“this Error of seeking Righteousness by our Works”

One doctrine the 17th century Scottish theologians got right (among many!) was justification.  While England was being troubled by both neonomianism on the one hand and antinomianism on the other the Presbyterian leaders of the Scottish church avoided both extremes.  It was the entrance of the dead faith of moderatism that paved the way for the neonomianism of Baxter to enter the Scottish Church.  It was this the Marrowmen did so much to fight against.  But among the mid 17th Century leaders of the Scottish church all was well.  Here is David Dickson opposing the error of those seeking to add “works righteousness” to justification:

Unto this Error of seeking Righteousness by our Works, after entering in the way of Justification by Grace, we are all naturally inclined; for, the Covenant of Works is so engraven in all Adam’s Children, Do this and live, that hardly can we renounce this way of Justification, and howsoever it be impossible to attain Righteousness this way, yet hardly can we submit our selves to the Righteousness by Faith in Christ, which not only the Expereince of Israel after the Flesh maketh manifest, but also the Experience of the Galatians lets us see; for, they having once outwardly renounced Justification by Works, and embraced the Covenant of gracious Reconciliation by Faith in Jesus, did turn about for a time, to seek Justification by the Works of the Law, and were on the way of falling from Grace and Communion…
David Dickson, Therapeutica Sacra (Edinburgh: Evan Tyler, 1664), 298.

Why is justification a perennial issue for the Christians?  Because we are all by nature inclined to want to add something to our justification.  Dickson’s example of the Galatians gives all a stark warning against this tendency:

…the Galatians, who having begun in the spiritual way of Justification by Faith, sought to be perfected by the fleshly way of Justification by works, and did fall in danger of falling from Grace and excluding themselves from the blessing of the promise through Christ.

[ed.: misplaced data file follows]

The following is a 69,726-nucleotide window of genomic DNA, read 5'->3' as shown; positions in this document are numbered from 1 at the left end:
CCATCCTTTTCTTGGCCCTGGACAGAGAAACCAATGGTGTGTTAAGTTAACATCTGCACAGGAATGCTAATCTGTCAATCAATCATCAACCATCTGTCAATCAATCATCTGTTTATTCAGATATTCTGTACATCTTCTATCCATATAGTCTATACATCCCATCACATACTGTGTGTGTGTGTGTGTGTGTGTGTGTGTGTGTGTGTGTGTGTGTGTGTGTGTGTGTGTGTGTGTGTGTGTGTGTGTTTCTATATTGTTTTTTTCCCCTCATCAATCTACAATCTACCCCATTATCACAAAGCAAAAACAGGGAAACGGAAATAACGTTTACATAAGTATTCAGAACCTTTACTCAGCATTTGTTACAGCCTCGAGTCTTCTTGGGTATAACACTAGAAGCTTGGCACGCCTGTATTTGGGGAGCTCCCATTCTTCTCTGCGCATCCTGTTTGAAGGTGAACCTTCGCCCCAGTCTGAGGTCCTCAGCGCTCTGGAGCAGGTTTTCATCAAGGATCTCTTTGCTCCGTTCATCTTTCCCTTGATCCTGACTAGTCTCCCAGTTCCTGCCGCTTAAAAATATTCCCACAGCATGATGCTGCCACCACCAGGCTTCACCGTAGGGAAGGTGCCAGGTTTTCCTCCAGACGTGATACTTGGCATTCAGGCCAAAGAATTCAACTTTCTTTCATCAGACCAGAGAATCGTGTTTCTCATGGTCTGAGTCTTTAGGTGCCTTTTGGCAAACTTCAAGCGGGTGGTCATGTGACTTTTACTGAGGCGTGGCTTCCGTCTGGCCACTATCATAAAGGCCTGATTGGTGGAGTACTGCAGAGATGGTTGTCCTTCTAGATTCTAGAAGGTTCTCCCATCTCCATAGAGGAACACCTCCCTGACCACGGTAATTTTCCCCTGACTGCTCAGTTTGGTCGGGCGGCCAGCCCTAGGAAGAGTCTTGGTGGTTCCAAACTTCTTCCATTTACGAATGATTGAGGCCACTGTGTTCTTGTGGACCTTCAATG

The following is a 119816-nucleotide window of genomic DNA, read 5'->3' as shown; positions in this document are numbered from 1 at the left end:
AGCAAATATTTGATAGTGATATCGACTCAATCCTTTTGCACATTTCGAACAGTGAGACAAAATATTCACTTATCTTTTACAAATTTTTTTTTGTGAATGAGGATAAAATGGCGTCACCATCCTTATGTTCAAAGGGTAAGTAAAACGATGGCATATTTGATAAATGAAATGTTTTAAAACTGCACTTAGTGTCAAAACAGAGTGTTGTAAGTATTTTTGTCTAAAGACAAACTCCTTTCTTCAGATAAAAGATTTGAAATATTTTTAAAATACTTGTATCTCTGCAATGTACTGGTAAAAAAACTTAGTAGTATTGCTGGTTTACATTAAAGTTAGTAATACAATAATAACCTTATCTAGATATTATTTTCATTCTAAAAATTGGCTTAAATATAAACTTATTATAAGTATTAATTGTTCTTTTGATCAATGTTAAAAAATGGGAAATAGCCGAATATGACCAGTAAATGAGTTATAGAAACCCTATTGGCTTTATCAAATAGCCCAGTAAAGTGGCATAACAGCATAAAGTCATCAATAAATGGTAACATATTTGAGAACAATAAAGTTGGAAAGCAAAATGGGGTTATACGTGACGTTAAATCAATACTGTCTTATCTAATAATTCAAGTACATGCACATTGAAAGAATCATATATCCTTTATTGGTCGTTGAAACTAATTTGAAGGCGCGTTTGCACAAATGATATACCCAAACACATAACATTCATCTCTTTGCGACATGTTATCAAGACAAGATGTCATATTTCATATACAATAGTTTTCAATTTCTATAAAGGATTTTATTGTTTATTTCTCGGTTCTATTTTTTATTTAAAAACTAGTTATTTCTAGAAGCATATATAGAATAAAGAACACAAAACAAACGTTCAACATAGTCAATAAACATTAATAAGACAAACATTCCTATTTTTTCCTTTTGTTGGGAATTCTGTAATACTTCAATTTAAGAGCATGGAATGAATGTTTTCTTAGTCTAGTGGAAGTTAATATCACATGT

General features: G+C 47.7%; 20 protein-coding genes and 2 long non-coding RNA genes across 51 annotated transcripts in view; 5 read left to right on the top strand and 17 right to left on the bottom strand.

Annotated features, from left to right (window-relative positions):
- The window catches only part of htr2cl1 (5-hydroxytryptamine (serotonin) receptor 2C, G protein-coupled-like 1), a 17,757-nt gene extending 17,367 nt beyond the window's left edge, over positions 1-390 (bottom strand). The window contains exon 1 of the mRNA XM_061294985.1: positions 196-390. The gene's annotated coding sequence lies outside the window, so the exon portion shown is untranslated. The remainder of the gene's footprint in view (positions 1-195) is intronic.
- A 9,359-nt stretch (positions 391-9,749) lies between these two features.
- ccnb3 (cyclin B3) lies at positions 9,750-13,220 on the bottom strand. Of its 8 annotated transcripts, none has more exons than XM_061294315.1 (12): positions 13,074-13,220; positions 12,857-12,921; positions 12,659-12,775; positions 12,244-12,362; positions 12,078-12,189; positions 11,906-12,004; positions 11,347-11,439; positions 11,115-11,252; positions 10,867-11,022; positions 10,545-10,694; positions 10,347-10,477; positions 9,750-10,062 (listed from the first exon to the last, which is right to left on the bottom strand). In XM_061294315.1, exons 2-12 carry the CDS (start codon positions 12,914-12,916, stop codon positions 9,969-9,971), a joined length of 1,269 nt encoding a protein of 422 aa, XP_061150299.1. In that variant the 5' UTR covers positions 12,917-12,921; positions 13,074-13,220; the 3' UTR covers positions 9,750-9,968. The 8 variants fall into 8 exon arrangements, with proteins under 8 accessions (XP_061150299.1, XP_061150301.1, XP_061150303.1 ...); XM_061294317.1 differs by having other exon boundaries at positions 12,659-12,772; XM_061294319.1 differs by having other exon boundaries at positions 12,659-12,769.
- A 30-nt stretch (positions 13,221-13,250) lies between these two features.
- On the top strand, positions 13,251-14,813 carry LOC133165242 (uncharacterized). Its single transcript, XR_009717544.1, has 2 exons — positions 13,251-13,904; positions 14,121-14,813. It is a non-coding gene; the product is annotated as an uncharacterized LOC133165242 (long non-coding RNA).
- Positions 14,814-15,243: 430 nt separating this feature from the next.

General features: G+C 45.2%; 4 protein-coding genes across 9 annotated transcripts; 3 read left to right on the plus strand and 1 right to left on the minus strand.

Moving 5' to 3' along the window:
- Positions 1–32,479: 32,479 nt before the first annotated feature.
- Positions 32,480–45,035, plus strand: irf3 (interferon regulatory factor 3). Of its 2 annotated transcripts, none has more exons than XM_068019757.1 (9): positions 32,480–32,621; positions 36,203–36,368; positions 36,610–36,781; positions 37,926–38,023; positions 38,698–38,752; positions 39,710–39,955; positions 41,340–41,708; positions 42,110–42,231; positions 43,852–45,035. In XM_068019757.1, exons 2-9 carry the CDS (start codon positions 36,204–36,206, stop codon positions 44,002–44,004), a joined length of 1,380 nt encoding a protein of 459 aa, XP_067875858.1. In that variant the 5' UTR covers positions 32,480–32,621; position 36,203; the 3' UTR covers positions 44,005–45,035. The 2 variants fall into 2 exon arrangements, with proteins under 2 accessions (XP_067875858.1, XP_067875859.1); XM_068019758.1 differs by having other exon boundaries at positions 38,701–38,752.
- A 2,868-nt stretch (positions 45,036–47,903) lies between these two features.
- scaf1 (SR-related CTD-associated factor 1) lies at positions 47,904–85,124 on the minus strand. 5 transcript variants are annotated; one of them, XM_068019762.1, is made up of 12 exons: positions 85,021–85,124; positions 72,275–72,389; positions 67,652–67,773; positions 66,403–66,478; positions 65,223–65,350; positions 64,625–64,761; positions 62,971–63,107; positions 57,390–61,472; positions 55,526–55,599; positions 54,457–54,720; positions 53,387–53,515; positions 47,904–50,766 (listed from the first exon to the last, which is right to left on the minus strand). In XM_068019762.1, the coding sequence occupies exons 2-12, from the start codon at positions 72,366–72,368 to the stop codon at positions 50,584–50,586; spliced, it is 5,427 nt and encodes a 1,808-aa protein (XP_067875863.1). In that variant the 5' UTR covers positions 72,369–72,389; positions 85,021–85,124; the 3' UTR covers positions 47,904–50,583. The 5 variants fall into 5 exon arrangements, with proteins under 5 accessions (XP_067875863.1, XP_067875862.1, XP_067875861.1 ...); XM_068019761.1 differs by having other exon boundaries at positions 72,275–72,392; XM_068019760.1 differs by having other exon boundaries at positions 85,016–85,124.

Dickson, Thereputica Sacra, 746.

But what of the teaching of James.  Dickson accounts for this well:

…the Gospel doth not teach us to seek the Justification of our Persons before God by Works, but by Faith in Christ, and then teacheth us to seek the Justification of our Faith before Men in our own and others Conscience, by the sincere endeavour of new Obedience…
Dickson, Thereputica Sacra, 315-6

May we all be enabled to hold fast the profession of our faith without wavering (WLC Q&A 70):

What is justification?

Justification is an act of God’s free grace unto sinners, in which he pardons all their sins, accepts and accounts their persons righteous in his sight; not for any thing wrought in them, or done by them, but only for the perfect obedience and full satisfaction of Christ, by God imputed to them, and received by faith alone.


3 Responses to ““this Error of seeking Righteousness by our Works””

  1. Why Do Some Reformed People Corrupt the Gospel of Grace? « Heidelblog Says:

    […] Read more of and about Dickson at James Durham Thesis. […]

  2. GLW Johnson Says:

    BB Warfield in the article on ‘Faith’ that appears in the volume ‘Bibiblical and Theological Studies’ (P&R,1968) pp.415-418 is in my opinion the most concise analysis of this issue on James and Paul’s understanding of faith, works, and justification.

  3. Donald John MacLean Says:

    Thanks for the Warfield reference. The Lion of Princeton is always a pleasure to read – a rare combination of theological brilliance and wonderful fluency in communication.


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